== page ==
Cybersecurity is one of the biggest concerns for any modern business no matter how big or small. Hackers have always been a menace to the working internet-connected world but in the past few years they've gotten bolder, meaner, and they don't care about hurting your business in order to wreak a little havoc or steal a few credit card numbers. While your firewalls, virus scanning programs, network monitoring and managed IT teams will all help you resist invasion, there are things a hacker can find out simply by watching your internet traffic and, sometimes, malware manages to sneak in despite your best efforts. When this happens, your best defense is a clever combination of backups, detection triggers and, of course, encryption.
Encryption is the art of encoding your data in a way that strangers couldn't possibly read. The way it works is that every encryption has a key like 1=A, 2=B and so on, only the key is usually unique so that no one who doesn't have access can un-encrypt your files and see the contents. For this reason, encryption is the perfect defense against hackers who manage to get a look into your business network. Here are five of the most important times to use encryption when securing your business IT infrastructure.
1) Transmitting Login Information
Login information is one thing that almost every single online platform has to deal with. From websites and online services to mobile apps and IoT devices, hackers have been gaining access to business networks and customer accounts through spoofed, guessed, or stolen login information for decades. Logins should always be encrypted from the moment it's created and stored in your database to transmitting submitted credentials as a user logs in on their personal computer or device.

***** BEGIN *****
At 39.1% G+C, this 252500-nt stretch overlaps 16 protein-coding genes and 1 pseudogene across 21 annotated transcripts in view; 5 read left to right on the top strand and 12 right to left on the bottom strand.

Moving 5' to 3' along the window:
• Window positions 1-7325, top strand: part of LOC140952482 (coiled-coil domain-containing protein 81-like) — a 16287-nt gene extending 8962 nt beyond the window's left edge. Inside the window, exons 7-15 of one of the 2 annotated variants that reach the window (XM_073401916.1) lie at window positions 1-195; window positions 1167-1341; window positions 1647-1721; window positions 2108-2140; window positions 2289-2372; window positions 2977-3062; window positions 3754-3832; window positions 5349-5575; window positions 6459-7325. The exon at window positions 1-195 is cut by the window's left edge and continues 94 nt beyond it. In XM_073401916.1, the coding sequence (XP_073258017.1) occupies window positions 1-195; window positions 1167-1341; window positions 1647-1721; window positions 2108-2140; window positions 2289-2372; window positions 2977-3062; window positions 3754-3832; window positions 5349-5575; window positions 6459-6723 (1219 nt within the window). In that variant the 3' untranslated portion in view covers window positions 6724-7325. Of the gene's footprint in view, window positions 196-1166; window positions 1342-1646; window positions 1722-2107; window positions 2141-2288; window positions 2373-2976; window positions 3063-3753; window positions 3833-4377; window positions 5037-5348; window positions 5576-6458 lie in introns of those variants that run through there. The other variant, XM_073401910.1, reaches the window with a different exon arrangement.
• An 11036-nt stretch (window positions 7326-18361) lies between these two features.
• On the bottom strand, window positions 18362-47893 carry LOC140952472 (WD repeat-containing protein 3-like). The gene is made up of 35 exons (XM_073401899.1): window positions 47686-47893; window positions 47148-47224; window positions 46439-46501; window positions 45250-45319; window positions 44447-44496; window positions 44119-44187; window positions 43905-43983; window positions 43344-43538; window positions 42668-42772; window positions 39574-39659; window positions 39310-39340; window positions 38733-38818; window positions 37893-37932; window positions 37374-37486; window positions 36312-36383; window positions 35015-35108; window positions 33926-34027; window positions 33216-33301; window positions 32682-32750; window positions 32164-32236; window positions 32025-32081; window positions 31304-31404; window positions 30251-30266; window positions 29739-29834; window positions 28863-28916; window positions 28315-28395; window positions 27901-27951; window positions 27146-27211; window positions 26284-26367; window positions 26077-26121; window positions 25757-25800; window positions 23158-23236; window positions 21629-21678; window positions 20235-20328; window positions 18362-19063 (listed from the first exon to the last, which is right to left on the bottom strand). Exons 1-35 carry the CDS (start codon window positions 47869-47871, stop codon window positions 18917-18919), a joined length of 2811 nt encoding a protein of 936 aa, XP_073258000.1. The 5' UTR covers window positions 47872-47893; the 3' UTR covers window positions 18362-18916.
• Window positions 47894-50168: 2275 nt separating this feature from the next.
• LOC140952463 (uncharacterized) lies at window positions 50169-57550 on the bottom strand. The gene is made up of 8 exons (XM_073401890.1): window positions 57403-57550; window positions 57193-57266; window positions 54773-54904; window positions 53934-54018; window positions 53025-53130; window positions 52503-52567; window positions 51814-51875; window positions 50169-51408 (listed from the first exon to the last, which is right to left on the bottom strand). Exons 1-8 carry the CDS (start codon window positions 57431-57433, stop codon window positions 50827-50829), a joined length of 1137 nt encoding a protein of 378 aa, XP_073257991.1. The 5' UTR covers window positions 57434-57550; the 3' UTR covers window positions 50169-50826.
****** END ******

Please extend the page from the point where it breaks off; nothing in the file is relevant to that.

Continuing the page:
2) Processing Digital Payments
The hacker's new favorite game, one that's been used to victimize multiple hotel chains since 2016, is collecting credit card numbers from digital payment processing. While hotels are currently the primary targets, anyone who handles credit cards is at risk including eCommerce, brick-and-mortar retail, and even street vendors with portable card readers. Your customers trust you to use their credit card information once and then store it safely or immediately wipe the information. Immediate encryption s the best way to ensure that hackers can neither 'skim' the data from your card reader or steal it from your business databases. All they'll get is gibberish.
3) Storing Client Personal Data
Along with credit card information, hackers have also managed to steal a dangerous amount of personal data from businesses with unsecured and unencrypted information. Names, addresses, phone numbers, and other identifying information was stolen in reams, meaning that thousands of people are now at risk for identity theft. Once again, a little encryption is the obvious answer. Any time you store anyone's personal information, whether it's a client, employee, lead, or business partner, make sure that data is encrypted so it can't be stolen in a security breach.
4) Protecting Sensitive Company Data
Of course, personal data isn't the only information you don't want hackers to get their hands on. While your business can't be personally attacked through identify fraud, you can be targeted with clever use of sensitive company data. Financial statement, internal procedure documentation, and trade secrets all fall into the category of sensitive company information you probably want to keep encrypted.
5) Transmitting Personal or Sensitive Information
Finally, it should be noted that even if you effectively keep hackers out of your business network with solid cybersecurity measures, they might still be able to steal your data while it's transiting over the web, especially if they find a way to bug a client or employee's personal device or home network. This means that any sensitive data you transmit from the app or platform to the central network or vice versa should be encrypted for the journey.
For more helpful cybersecurity tips for your small business, contact us today!